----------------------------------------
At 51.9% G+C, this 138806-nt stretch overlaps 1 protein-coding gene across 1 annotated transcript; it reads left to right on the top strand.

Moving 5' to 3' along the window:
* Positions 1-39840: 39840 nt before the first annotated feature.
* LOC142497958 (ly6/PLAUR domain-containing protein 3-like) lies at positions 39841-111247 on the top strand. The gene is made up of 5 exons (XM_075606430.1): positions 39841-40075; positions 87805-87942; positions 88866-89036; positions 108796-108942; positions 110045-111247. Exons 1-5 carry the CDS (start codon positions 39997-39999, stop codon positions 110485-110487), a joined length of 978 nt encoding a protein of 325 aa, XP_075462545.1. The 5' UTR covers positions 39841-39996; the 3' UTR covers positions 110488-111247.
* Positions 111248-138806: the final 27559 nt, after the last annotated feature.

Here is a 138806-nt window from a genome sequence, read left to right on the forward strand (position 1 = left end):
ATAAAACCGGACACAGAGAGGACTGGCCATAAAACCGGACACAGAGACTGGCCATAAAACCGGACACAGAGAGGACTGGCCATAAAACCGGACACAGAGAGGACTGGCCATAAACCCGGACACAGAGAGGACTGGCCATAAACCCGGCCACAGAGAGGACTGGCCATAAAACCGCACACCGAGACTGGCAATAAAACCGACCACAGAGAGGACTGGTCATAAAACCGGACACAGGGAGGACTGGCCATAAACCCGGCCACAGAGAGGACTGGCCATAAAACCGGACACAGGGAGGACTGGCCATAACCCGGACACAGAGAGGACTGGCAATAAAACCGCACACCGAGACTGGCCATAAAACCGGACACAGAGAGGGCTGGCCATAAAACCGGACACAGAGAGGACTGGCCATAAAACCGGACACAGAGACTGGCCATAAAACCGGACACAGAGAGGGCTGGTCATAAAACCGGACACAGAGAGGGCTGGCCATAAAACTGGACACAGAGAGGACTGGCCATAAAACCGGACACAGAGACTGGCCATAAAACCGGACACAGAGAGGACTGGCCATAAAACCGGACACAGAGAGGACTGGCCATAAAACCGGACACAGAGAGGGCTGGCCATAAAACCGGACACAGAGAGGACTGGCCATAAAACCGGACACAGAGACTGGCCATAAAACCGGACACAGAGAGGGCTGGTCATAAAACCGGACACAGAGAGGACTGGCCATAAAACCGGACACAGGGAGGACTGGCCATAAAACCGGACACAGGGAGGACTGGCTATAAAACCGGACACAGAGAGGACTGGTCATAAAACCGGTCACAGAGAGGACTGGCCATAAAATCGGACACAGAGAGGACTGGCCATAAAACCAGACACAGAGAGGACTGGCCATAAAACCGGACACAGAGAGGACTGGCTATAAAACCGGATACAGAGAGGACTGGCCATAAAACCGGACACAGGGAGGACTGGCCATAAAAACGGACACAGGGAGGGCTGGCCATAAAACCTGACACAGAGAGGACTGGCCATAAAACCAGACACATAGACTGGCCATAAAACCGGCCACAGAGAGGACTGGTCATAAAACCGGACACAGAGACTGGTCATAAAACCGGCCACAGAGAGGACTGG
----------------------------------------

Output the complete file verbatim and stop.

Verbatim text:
At 51.9% G+C, this 138806-nt stretch overlaps 1 protein-coding gene across 1 annotated transcript; it reads left to right on the top strand.

Moving 5' to 3' along the window:
* Positions 1-39840: 39840 nt before the first annotated feature.
* LOC142497958 (ly6/PLAUR domain-containing protein 3-like) lies at positions 39841-111247 on the top strand. The gene is made up of 5 exons (XM_075606430.1): positions 39841-40075; positions 87805-87942; positions 88866-89036; positions 108796-108942; positions 110045-111247. Exons 1-5 carry the CDS (start codon positions 39997-39999, stop codon positions 110485-110487), a joined length of 978 nt encoding a protein of 325 aa, XP_075462545.1. The 5' UTR covers positions 39841-39996; the 3' UTR covers positions 110488-111247.
* Positions 111248-138806: the final 27559 nt, after the last annotated feature.

Here is a 138806-nt window from a genome sequence, read left to right on the forward strand (position 1 = left end):
ATAAAACCGGACACAGAGAGGACTGGCCATAAAACCGGACACAGAGACTGGCCATAAAACCGGACACAGAGAGGACTGGCCATAAAACCGGACACAGAGAGGACTGGCCATAAACCCGGACACAGAGAGGACTGGCCATAAACCCGGCCACAGAGAGGACTGGCCATAAAACCGCACACCGAGACTGGCAATAAAACCGACCACAGAGAGGACTGGTCATAAAACCGGACACAGGGAGGACTGGCCATAAACCCGGCCACAGAGAGGACTGGCCATAAAACCGGACACAGGGAGGACTGGCCATAACCCGGACACAGAGAGGACTGGCAATAAAACCGCACACCGAGACTGGCCATAAAACCGGACACAGAGAGGGCTGGCCATAAAACCGGACACAGAGAGGACTGGCCATAAAACCGGACACAGAGACTGGCCATAAAACCGGACACAGAGAGGGCTGGTCATAAAACCGGACACAGAGAGGGCTGGCCATAAAACTGGACACAGAGAGGACTGGCCATAAAACCGGACACAGAGACTGGCCATAAAACCGGACACAGAGAGGACTGGCCATAAAACCGGACACAGAGAGGACTGGCCATAAAACCGGACACAGAGAGGGCTGGCCATAAAACCGGACACAGAGAGGACTGGCCATAAAACCGGACACAGAGACTGGCCATAAAACCGGACACAGAGAGGGCTGGTCATAAAACCGGACACAGAGAGGACTGGCCATAAAACCGGACACAGGGAGGACTGGCCATAAAACCGGACACAGGGAGGACTGGCTATAAAACCGGACACAGAGAGGACTGGTCATAAAACCGGTCACAGAGAGGACTGGCCATAAAATCGGACACAGAGAGGACTGGCCATAAAACCAGACACAGAGAGGACTGGCCATAAAACCGGACACAGAGAGGACTGGCTATAAAACCGGATACAGAGAGGACTGGCCATAAAACCGGACACAGGGAGGACTGGCCATAAAAACGGACACAGGGAGGGCTGGCCATAAAACCTGACACAGAGAGGACTGGCCATAAAACCAGACACATAGACTGGCCATAAAACCGGCCACAGAGAGGACTGGTCATAAAACCGGACACAGAGACTGGTCATAAAACCGGCCACAGAGAGGACTGG